GC/MS or Gas Chromatograph Mass Spectrometer, is used to separate, detect, identify and determine the content of chemicals in a large variety of samples. These could be contaminants in drinking water or air samples, residues of pesticides in agricultural produce or drugs in physiological fluids. We use it also to identify and determine the level of metabolites and natural products in extracts of plant or animal tissues. The Thermo Polaris Q is an ion-trap GC/MS Equipped with a Trace GC and a triplus autosampler. Its MSn-capabilities facilitate structure confirmation and elucidation.
Main Features and Specifications
Most samples have to be prepared for analysis. Solid Phase Extraction and Liquid-Liquid Extraction are commonly used for liquid samples. The efficiency of the process is estimated by measuring the "recovery" of single compounds in the preparation and sample introduction procedures. The sample is "spiked" with known amounts of the compound before sample-preparation. Internal standard and surrogate standards are also added to monitor these processes and evaluate their quantitative significance.
The GC separates complex mixtures of organic compounds on a chromatographic column. The MS detects, identifies and measures the quantity of the separated compounds one by one, as they come out of the column. The chromatogram shown below illustrates the separation of a mixture of sugars by GC/MS on a time scale of about half an hour.
The Mass Spectrum. As each one of the separated compounds reaches the detector, it is trapped there for a short time in the 'ion-trap'. During this period the compound is bombarded by fast electrons which break the molecule into fragments and the Mass Spectrometer records the ratio of mass/charge for each of these fragments.
This collection of m/z data for the daughter-fragments is the 'mass-spectrum' of the parent compound that serves as a set of 'fingerprints'. The computer now searches for a match for this specific mass spectrum, through libraries containing hundreds of thousands of mass spectra, and tries to identify the parent compound.
The processes carried out by the Mass Spectrometer include several steps:
3. Mass Analysis,
Ionization, fragmentation and mass analysis, all take place inside the trap. Mass detection is carried out by the electron-multiplier located below the ion trap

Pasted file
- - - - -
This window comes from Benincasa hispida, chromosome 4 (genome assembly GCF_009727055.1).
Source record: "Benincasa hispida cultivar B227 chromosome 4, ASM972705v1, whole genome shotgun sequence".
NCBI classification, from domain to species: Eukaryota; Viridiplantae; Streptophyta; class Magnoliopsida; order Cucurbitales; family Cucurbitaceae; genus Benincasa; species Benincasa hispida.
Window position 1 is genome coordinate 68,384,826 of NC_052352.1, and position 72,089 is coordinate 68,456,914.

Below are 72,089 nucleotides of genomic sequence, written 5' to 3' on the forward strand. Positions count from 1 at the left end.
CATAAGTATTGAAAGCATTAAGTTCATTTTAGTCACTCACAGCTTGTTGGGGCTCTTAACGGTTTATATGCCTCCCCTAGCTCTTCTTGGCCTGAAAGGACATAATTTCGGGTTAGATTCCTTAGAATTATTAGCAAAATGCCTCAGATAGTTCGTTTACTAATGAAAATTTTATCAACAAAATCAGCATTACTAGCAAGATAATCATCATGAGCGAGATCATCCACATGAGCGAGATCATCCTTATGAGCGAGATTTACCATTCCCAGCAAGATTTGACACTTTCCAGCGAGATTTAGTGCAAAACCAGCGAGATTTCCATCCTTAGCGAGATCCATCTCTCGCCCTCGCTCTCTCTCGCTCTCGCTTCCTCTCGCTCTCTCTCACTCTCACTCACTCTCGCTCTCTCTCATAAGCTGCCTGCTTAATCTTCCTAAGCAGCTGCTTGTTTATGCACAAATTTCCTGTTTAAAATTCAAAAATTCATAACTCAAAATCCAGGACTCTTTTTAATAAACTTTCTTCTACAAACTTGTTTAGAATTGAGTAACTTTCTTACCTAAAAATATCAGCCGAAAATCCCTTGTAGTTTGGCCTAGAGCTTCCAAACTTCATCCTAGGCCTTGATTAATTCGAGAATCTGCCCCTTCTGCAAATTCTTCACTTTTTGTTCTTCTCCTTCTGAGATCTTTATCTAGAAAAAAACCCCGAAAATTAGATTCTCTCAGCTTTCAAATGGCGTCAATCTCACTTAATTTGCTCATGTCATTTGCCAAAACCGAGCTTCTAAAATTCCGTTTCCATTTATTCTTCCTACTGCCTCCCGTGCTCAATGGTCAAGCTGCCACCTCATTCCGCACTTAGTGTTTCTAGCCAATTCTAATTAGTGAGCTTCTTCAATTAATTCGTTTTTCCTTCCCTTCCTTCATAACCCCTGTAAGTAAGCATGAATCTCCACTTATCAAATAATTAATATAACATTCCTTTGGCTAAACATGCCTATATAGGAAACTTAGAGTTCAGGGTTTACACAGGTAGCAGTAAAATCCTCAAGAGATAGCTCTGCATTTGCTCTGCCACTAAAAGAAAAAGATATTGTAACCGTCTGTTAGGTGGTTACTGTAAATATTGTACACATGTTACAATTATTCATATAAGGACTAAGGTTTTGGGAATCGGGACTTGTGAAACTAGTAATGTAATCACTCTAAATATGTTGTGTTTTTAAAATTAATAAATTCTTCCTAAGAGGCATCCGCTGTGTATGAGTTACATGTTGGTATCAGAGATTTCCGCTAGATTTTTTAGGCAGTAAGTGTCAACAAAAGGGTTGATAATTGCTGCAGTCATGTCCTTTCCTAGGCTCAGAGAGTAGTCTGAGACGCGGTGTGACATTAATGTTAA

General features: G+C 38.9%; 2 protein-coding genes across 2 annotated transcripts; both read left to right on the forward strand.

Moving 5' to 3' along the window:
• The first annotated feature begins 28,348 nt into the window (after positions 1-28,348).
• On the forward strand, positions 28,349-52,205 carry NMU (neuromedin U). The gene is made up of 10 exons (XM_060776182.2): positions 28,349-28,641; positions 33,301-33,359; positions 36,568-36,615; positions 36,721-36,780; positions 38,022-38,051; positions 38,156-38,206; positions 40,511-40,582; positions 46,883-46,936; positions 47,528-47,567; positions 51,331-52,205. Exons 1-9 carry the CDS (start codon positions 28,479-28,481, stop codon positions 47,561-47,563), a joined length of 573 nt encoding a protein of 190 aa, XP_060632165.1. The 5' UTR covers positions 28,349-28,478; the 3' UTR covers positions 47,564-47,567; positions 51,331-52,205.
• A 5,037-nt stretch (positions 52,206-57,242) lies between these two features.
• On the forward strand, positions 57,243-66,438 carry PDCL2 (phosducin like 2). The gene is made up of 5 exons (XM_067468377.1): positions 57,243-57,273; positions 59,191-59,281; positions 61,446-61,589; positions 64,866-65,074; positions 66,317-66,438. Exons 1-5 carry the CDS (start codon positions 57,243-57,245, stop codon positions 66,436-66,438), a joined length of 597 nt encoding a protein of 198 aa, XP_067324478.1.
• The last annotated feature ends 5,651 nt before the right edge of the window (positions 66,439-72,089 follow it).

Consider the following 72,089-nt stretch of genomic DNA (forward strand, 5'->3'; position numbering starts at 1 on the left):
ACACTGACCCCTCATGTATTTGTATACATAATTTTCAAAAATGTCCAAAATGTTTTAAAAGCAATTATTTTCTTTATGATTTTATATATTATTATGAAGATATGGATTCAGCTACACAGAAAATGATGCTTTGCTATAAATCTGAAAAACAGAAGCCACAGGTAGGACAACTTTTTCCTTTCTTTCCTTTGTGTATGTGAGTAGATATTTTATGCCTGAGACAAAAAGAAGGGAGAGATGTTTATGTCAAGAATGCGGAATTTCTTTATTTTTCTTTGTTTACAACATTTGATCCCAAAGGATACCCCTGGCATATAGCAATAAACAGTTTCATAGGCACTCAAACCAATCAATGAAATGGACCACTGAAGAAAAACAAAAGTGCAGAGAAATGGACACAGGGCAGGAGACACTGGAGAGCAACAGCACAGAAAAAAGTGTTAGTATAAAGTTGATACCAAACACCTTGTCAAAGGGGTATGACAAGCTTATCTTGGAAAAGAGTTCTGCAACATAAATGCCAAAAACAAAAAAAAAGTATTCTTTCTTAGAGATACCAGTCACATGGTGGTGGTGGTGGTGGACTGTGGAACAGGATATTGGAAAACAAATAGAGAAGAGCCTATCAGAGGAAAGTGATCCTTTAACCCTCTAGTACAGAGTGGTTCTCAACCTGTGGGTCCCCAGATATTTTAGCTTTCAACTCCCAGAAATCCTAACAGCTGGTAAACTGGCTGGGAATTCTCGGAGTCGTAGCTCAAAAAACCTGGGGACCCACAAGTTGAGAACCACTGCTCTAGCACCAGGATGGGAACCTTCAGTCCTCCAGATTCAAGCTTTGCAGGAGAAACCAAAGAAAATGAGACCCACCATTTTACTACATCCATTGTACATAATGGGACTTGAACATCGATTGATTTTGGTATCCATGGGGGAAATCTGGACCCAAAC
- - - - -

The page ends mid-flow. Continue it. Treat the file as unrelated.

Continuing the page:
The Ion-Trap The Ion Trap analyzer consists of three electrodes. The top and bottom electrodes ('the caps') are hemispherical. The center electrode is ring- or doughnut-shaped. The illustration on the right shows an ion trap cut in half. The end of the GC capillary column is directly connected to the Ion-Trap. The trap is filled, at fixed intervals, with sample fractions as they come off the GC column.
Ionization and Fragmentation Sample molecules have to
be ionized before they can be analyzed and detected by the MS. The
ionization methods most widely used in GC/MS work are:
1. EI - Electron Impact
2. CI - Chemical Ionization
EI - Electron Impact Ionization. In an EI source, sample molecules are bombarded by electrons. The electrons are generated by a heated filament and accelerated towards a positive target by a 70 V potential difference. When a speeding 70 eV electron strikes on its way a neutral sample molecule, it knocks out one of its electrons. Additional energy absorbed by the molecule induces vibrations and rotations and molecular rearrangements. The result is fragmentation of the molecule.
EI is usually described as a 'hard' ionization method. While it yields structural information via fragmentation, at times the fragmentation can be too extensive, so that the molecular ion can be difficult or impossible to find. This is especially true for larger molecules. Chemical ionization , on the other hand, which relies on transfer of charge from a reagent ion to a sample molecule is considered to be a soft ionization method: it results in reduced fragmentation and increased yield of the molecular ion.
Mass Selection. Once the sample is ionized, the ions are trapped inside by the oppositely charged walls of the trap. Controlled attenuation of the voltages on the electrodes permits selected masses to exit the trap towards the detector where their quantity is measured.
The Ion detector most commonly used is the electron multiplier - a continuous dynode device. When the inner surface of the detector is struck by an ion, electrons are ejected. The ejected electrons are accelerated by a potential gradient down the device and as they hit the surface again and again, more and more electrons are ejected and increase the current. This electron multiplication process amplifies the electrical signal by many orders of magnitude.